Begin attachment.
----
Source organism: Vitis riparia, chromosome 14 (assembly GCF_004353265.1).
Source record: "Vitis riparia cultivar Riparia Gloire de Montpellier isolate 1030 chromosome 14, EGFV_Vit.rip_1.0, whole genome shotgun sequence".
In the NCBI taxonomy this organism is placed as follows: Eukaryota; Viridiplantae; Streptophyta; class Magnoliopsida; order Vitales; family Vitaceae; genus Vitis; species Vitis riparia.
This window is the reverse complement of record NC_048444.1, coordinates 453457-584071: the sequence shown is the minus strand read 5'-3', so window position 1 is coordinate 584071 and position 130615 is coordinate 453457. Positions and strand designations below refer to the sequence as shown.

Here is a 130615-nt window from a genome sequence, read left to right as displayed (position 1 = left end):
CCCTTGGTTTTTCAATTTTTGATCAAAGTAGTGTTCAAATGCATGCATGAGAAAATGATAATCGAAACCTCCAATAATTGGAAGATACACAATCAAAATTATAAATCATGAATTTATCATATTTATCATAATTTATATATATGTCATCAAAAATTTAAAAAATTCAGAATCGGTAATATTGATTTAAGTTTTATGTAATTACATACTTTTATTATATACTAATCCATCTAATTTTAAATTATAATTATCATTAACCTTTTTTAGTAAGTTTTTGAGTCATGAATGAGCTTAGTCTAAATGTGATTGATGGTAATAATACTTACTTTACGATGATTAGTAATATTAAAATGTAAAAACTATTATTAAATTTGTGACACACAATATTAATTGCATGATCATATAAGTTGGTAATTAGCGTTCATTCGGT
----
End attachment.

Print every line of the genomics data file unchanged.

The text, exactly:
Source organism: Vitis riparia, chromosome 14 (assembly GCF_004353265.1).
Source record: "Vitis riparia cultivar Riparia Gloire de Montpellier isolate 1030 chromosome 14, EGFV_Vit.rip_1.0, whole genome shotgun sequence".
In the NCBI taxonomy this organism is placed as follows: Eukaryota; Viridiplantae; Streptophyta; class Magnoliopsida; order Vitales; family Vitaceae; genus Vitis; species Vitis riparia.
This window is the reverse complement of record NC_048444.1, coordinates 453457-584071: the sequence shown is the minus strand read 5'-3', so window position 1 is coordinate 584071 and position 130615 is coordinate 453457. Positions and strand designations below refer to the sequence as shown.

Here is a 130615-nt window from a genome sequence, read left to right as displayed (position 1 = left end):
CCCTTGGTTTTTCAATTTTTGATCAAAGTAGTGTTCAAATGCATGCATGAGAAAATGATAATCGAAACCTCCAATAATTGGAAGATACACAATCAAAATTATAAATCATGAATTTATCATATTTATCATAATTTATATATATGTCATCAAAAATTTAAAAAATTCAGAATCGGTAATATTGATTTAAGTTTTATGTAATTACATACTTTTATTATATACTAATCCATCTAATTTTAAATTATAATTATCATTAACCTTTTTTAGTAAGTTTTTGAGTCATGAATGAGCTTAGTCTAAATGTGATTGATGGTAATAATACTTACTTTACGATGATTAGTAATATTAAAATGTAAAAACTATTATTAAATTTGTGACACACAATATTAATTGCATGATCATATAAGTTGGTAATTAGCGTTCATTCGGT